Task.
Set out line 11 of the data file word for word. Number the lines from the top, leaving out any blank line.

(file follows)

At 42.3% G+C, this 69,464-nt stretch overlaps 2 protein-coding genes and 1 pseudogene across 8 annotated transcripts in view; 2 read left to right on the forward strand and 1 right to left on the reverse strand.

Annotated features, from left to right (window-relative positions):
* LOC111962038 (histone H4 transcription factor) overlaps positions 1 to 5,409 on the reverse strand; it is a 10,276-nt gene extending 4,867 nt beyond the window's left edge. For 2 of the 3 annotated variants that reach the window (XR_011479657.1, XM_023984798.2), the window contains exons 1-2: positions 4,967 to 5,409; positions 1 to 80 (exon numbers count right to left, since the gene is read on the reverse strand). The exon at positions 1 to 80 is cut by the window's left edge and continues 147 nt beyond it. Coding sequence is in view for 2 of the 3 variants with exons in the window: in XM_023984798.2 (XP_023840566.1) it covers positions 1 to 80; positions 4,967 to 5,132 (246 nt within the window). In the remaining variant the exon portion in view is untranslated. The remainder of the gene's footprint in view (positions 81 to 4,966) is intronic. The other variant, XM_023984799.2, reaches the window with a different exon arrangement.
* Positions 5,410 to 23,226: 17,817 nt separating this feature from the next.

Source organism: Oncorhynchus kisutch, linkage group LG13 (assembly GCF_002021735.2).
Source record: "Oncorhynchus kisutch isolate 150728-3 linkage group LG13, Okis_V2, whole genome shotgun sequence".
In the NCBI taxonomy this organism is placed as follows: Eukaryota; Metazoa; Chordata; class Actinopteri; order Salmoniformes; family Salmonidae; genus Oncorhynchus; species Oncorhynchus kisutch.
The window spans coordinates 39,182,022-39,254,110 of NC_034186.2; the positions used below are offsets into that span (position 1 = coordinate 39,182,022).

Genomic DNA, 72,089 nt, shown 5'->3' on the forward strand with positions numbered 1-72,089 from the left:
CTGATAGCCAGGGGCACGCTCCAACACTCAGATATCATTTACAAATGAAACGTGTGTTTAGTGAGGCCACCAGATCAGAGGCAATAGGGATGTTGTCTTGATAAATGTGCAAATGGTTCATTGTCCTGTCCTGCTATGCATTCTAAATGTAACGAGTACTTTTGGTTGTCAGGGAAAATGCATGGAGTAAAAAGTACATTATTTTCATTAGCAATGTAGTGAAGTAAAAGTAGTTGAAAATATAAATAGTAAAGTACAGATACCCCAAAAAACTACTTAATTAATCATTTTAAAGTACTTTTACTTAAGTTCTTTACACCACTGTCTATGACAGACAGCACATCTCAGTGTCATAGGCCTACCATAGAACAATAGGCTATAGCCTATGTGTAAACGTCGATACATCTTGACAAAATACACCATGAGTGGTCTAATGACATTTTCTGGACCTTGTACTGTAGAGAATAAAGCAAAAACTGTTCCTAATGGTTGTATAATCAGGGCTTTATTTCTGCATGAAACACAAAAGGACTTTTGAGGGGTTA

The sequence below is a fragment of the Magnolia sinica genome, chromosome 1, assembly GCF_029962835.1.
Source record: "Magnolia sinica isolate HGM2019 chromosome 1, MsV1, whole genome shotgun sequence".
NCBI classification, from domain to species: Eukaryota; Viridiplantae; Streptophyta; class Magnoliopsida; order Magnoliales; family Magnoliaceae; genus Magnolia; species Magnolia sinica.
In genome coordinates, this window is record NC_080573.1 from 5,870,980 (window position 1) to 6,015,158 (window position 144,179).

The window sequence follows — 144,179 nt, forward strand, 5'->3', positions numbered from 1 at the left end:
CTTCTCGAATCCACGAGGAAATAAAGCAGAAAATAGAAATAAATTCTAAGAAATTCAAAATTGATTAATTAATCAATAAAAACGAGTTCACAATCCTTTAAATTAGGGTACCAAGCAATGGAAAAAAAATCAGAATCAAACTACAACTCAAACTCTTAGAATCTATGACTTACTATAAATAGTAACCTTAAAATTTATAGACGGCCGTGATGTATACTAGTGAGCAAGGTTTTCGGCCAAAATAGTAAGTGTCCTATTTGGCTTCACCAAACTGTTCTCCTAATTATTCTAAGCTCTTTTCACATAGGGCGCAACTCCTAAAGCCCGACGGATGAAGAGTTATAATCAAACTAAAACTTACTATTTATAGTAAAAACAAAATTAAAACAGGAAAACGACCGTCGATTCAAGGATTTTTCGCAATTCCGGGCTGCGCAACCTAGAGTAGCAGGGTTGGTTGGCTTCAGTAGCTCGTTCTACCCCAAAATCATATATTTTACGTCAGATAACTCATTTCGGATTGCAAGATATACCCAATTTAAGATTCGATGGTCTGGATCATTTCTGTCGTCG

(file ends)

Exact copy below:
The sequence below is a fragment of the Magnolia sinica genome, chromosome 1, assembly GCF_029962835.1.